Thornton Wilder won the Pulitzer Prize in 1928 for his book, The Bridge of San Luis Rey. The language in this short book, more a novella, is beautiful and the story compelling. I remember reading it years and years ago (I think I was 17),
but I had forgotten the details of the story.
“On Friday noon, July the twentieth, 1714, the finest bridge in all Peru broke and precipitated five travelers into the gulf below.” The tragedy was witnessed by Brother Juniper, who immediately began to search for answers to the question everyone asked: “Why these five people?” His attempt to find patterns in their lives that would ultimately lead to their deaths was seen as heretical by his own church, and ironically lead to his own death.
The book tells the stories behind each of the five, and Brother Juniper, right up to that moment on the bridge. It is a fascinating and very human tale.
This is definitely a book that should be read when one is 17, and then reread when one is a few months shy of 60 and so well understands the final message of this book — that the most important thing in life is LOVE. That is the detail that I took to heart as a young woman, and that has been part of my guiding belief through all these years.
But soon we shall die and all memory of those five will have left the earth, and we ourselves shall be loved for a while and forgotten. But the love will have been enough; all those impulses of love return to the love that made them. Even memory is not necessary for love. There is a land of the living and a land of the dead and the bridge is love, the only survival, the only meaning.”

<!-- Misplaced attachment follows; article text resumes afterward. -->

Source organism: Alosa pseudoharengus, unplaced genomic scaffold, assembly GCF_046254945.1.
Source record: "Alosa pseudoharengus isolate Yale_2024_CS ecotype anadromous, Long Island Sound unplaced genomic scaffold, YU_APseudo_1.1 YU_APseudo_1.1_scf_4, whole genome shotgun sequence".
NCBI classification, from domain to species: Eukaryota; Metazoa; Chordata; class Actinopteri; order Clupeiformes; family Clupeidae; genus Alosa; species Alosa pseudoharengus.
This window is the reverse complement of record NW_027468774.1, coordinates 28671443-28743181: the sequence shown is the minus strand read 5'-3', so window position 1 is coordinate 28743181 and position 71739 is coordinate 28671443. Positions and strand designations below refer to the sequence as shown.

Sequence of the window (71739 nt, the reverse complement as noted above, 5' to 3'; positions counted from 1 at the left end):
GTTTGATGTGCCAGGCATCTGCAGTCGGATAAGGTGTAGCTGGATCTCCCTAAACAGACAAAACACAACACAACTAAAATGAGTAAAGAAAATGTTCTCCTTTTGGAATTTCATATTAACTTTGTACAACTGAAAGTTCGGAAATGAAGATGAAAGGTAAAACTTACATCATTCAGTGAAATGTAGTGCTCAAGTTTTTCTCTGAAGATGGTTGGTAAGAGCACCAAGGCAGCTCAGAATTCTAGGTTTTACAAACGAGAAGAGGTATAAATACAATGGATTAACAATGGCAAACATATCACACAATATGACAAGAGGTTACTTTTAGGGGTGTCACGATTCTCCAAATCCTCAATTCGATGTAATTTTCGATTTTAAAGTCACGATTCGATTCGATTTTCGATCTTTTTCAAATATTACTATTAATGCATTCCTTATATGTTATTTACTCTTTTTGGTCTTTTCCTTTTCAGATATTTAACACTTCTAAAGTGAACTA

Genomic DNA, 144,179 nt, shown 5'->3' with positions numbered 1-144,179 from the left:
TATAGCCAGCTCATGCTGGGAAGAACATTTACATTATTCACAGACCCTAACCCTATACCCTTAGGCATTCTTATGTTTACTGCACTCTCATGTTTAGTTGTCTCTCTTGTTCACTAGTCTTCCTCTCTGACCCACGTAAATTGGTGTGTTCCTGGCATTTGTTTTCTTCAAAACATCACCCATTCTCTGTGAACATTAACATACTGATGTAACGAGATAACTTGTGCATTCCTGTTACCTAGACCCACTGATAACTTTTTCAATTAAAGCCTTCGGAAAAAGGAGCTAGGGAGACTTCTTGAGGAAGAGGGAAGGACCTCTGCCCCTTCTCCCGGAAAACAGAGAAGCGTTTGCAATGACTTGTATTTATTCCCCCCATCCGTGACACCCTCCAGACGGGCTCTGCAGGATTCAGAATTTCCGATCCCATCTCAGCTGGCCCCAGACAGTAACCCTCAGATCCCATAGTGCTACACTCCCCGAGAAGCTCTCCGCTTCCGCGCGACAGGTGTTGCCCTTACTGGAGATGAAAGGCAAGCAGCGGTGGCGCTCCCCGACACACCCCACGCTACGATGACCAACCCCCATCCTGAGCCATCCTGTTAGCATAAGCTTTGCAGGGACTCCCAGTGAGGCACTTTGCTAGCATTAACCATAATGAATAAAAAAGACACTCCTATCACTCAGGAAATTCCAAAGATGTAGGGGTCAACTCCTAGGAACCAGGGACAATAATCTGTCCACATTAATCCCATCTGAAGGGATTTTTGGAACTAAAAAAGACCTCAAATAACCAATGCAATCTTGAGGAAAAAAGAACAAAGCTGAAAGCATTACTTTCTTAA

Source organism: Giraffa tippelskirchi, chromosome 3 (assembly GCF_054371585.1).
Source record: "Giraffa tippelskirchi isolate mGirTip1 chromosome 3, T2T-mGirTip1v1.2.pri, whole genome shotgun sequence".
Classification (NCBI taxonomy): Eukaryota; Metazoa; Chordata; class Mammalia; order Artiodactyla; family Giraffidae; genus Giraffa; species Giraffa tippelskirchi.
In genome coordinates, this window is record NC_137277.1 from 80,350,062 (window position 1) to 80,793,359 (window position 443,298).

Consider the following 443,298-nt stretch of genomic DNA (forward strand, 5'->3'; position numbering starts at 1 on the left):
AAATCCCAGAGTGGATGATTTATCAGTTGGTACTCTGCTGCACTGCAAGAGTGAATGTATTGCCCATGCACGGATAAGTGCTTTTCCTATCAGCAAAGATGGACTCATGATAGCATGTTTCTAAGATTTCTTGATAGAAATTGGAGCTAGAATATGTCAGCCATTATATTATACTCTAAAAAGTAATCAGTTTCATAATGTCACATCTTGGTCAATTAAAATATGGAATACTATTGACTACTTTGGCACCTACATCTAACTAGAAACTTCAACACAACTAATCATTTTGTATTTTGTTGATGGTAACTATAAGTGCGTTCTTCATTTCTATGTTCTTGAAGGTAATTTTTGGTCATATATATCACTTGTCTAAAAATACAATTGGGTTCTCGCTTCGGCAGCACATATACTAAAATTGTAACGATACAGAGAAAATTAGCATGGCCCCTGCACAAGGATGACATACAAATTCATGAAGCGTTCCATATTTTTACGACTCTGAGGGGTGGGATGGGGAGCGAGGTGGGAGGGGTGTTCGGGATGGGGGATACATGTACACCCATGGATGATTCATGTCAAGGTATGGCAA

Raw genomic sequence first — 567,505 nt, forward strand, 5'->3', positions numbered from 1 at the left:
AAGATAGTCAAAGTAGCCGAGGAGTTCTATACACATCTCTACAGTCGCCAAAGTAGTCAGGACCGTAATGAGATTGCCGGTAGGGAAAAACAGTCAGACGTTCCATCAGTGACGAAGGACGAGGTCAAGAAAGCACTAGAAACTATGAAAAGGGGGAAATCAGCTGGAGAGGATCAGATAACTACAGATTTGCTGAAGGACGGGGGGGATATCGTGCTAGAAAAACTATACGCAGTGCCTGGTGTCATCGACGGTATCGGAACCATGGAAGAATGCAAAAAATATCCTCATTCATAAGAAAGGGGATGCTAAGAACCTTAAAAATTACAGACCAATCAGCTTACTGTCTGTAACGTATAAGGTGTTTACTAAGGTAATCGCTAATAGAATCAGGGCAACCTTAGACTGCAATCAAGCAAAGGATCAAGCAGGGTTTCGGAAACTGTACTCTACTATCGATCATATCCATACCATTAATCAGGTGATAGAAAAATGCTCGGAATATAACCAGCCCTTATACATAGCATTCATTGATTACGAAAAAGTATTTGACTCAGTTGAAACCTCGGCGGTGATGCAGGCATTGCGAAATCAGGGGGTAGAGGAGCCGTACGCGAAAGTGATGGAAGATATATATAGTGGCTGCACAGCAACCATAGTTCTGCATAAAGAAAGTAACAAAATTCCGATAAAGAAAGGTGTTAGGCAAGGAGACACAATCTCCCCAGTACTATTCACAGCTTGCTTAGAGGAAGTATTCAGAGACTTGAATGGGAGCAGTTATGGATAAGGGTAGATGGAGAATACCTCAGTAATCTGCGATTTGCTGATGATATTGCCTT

I love that final passage. Thank you for sharing, Robin.
Thanks, Nymeth. My husband is reading it right now, and he was interested in something said in the introduction. Russell Baker, who wrote the Intro, made the comment that the style of writing was similar to Kundera. I haven’t read any Kundera yet, but my husband really likes his writing, so that perked his interest in this book, too.
I read this last year and really enjoyed it, too. I don’t remember that beautiful quote. Thanks for including that.
Booklogged, I thought it was beautifully written, and quite a story. The only other thing I’ve read by him is Our Town, which was required in my high school English class. I’d be interested in reading some more of his books.